The Woodlands-based plasmid DNA manufacturer first announced it was producing a vaccine for the new coronavirus in late January, after it was selected by Inovio Pharmaceuticals as a production partner under a $9 million grant from the Oslo-based Coalition for Epidemic Preparedness Innovation.
“The dedicated team at VGXI has worked tirelessly to meet this challenge,” VGXI CEO Young Park said in a statement. “Within a fraction of the typical manufacturing timeline, VGXI has manufactured and released a vaccine for human clinical testing. We are proud to be a part of the global effort to address the COVID-19 pandemic.”
Inovio said its Investigational New Drug application for the vaccine had been approved by the U.S. Food and Drug Administration, and the first phase of clinical testing would begin April 6 at the Perelman School of Medicine at the University of Pennsylvania in Philadelphia and the Center for Pharmaceutical Research in Kansas City, Missouri. VGXI said Inovio is also coordinating clinical trials in China and South Korea.
Initial results from the clinical trial of up to 40 volunteers are expected by late summer, Inovio said, with additional vaccine studies continuing alongside the clinical trial.
"We anticipate rapid enrollment of this initial study," said Dr. Pablo Tebas, a medical professor and infectious disease specialist at the Hospital of the University of Pennsylvania, in a statement. "There has been tremendous interest in this vaccine among people who want to do what they can to help protect the greater public from this pandemic as soon as possible."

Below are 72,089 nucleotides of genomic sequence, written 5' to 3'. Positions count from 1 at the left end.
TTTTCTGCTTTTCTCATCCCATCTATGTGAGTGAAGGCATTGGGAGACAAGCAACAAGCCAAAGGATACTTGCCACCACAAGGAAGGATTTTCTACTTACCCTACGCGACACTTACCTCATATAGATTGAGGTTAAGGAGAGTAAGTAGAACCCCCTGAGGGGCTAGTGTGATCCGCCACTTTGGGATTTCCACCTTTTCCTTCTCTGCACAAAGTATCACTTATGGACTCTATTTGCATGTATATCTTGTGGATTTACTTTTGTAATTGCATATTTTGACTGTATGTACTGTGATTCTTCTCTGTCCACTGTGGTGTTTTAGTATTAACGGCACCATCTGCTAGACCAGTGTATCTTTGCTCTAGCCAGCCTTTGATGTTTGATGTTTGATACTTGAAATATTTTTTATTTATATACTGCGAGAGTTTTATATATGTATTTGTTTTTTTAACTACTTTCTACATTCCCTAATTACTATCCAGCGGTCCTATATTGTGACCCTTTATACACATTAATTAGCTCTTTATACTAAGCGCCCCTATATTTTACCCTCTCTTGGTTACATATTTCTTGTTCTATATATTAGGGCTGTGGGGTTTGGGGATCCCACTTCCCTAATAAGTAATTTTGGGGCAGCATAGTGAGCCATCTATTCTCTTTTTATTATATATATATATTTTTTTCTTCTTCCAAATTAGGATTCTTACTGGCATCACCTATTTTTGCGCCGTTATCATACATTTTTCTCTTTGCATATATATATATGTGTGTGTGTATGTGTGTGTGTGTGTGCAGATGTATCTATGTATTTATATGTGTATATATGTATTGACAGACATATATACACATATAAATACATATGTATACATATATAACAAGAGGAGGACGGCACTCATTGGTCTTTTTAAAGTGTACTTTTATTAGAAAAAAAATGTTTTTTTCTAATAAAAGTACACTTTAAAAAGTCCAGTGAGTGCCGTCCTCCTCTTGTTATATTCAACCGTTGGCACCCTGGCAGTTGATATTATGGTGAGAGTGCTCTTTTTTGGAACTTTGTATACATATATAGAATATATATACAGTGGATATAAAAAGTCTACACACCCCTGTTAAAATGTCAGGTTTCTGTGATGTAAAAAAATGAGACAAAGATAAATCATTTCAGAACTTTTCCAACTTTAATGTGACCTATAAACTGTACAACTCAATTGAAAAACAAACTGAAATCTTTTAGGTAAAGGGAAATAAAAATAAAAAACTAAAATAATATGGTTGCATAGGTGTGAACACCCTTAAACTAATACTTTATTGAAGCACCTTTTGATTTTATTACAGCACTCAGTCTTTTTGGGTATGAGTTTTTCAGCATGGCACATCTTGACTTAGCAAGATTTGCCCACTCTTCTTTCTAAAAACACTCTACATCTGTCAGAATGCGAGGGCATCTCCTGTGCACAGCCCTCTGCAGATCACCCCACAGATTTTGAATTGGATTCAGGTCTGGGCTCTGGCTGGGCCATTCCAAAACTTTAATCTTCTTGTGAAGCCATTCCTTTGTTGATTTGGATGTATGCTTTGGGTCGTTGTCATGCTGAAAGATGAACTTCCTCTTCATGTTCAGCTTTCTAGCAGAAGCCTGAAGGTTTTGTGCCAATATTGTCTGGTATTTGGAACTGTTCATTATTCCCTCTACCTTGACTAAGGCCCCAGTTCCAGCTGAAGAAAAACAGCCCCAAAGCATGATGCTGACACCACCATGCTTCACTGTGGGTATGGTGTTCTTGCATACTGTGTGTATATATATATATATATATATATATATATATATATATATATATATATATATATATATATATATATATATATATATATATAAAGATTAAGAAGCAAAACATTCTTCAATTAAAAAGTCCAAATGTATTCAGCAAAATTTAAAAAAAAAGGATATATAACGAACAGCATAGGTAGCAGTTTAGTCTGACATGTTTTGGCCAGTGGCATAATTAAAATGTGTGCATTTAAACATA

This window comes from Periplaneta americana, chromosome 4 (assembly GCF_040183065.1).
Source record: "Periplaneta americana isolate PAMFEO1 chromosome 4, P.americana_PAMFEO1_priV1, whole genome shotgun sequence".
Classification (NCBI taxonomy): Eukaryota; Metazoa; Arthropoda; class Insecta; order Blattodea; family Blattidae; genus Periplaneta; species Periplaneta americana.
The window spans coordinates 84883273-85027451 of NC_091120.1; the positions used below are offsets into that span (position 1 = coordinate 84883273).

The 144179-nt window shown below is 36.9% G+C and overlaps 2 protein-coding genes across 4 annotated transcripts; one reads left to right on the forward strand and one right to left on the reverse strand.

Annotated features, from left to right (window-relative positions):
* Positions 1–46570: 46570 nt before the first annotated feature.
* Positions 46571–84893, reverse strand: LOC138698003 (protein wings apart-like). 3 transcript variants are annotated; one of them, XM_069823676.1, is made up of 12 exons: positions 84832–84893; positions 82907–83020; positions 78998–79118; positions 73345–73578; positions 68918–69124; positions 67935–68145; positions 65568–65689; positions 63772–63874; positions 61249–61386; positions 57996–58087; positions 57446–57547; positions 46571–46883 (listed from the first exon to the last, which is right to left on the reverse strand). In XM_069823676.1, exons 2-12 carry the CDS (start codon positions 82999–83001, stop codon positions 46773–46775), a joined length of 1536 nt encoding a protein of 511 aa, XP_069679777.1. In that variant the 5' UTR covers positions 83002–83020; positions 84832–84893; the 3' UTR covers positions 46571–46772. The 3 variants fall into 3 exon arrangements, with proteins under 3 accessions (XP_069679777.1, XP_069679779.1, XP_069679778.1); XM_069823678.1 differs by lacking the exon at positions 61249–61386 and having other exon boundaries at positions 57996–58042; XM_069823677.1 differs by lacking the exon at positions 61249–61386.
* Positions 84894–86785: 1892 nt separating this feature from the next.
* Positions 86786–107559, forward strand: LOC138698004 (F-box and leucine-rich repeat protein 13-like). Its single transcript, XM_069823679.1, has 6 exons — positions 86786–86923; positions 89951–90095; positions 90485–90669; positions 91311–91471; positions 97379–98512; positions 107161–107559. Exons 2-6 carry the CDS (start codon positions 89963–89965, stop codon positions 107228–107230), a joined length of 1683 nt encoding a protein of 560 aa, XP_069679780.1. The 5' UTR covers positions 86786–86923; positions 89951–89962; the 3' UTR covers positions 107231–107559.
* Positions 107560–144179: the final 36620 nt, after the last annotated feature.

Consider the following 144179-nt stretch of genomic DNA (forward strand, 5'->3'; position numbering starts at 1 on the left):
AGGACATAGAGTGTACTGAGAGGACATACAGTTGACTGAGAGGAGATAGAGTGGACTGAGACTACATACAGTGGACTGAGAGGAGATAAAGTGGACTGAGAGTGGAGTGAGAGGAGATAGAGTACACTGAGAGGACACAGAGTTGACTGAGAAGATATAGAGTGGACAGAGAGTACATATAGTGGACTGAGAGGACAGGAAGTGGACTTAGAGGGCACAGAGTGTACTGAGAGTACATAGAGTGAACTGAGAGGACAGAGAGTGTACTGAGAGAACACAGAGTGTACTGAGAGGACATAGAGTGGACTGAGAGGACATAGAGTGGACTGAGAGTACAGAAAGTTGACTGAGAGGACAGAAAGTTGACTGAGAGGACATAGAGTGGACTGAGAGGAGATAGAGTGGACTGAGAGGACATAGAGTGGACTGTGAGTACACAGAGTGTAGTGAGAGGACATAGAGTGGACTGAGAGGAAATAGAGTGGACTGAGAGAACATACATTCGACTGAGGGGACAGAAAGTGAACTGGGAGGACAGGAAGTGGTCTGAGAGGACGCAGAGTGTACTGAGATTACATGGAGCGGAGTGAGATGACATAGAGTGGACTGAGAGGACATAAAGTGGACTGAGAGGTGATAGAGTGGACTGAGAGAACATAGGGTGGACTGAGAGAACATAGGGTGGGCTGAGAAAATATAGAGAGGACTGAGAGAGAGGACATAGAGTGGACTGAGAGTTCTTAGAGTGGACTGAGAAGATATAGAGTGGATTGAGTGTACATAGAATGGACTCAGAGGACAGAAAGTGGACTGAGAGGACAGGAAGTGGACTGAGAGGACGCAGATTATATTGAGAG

VGXI said thousands of vaccine doses were produced within two months, up to four times faster than typical plasmid DNA production. The company has scheduled large-scale manufacturing of the vaccine in the second quarter this year, and Inovio said it plans to have 1 million doses of the vaccine available by the end of 2020 for further trials and possible emergency use.
"Producing a COVID-19 vaccine within the next 12 to 18 months is not only a scientific challenge; it will also require new levels of collaboration and investment across industry and government,” CEPI CEO Richard Hatchett said in a statement. “There is still a long road ahead before we have a safe, effective, and globally accessible vaccine ready for broader use, but today we have reached an important milestone on that journey."